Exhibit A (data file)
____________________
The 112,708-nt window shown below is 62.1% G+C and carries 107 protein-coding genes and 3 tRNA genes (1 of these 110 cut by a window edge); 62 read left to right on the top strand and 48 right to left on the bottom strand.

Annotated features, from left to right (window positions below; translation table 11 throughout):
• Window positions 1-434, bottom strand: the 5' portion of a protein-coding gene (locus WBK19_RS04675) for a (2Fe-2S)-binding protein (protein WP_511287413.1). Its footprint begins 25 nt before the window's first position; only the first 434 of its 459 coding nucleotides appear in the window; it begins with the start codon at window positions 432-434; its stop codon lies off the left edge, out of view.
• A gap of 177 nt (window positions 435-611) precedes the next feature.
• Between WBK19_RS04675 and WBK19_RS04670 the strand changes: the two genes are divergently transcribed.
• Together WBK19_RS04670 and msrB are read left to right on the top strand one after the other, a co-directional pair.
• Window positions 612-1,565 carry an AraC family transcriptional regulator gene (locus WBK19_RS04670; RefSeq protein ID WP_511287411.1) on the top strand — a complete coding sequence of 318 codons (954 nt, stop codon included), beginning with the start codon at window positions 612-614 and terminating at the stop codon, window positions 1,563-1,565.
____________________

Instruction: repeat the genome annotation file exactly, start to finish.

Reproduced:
The 112,708-nt window shown below is 62.1% G+C and carries 107 protein-coding genes and 3 tRNA genes (1 of these 110 cut by a window edge); 62 read left to right on the top strand and 48 right to left on the bottom strand.

Annotated features, from left to right (window positions below; translation table 11 throughout):
• Window positions 1-434, bottom strand: the 5' portion of a protein-coding gene (locus WBK19_RS04675) for a (2Fe-2S)-binding protein (protein WP_511287413.1). Its footprint begins 25 nt before the window's first position; only the first 434 of its 459 coding nucleotides appear in the window; it begins with the start codon at window positions 432-434; its stop codon lies off the left edge, out of view.
• A gap of 177 nt (window positions 435-611) precedes the next feature.
• Between WBK19_RS04675 and WBK19_RS04670 the strand changes: the two genes are divergently transcribed.
• Together WBK19_RS04670 and msrB are read left to right on the top strand one after the other, a co-directional pair.
• Window positions 612-1,565 carry an AraC family transcriptional regulator gene (locus WBK19_RS04670; RefSeq protein ID WP_511287411.1) on the top strand — a complete coding sequence of 318 codons (954 nt, stop codon included), beginning with the start codon at window positions 612-614 and terminating at the stop codon, window positions 1,563-1,565.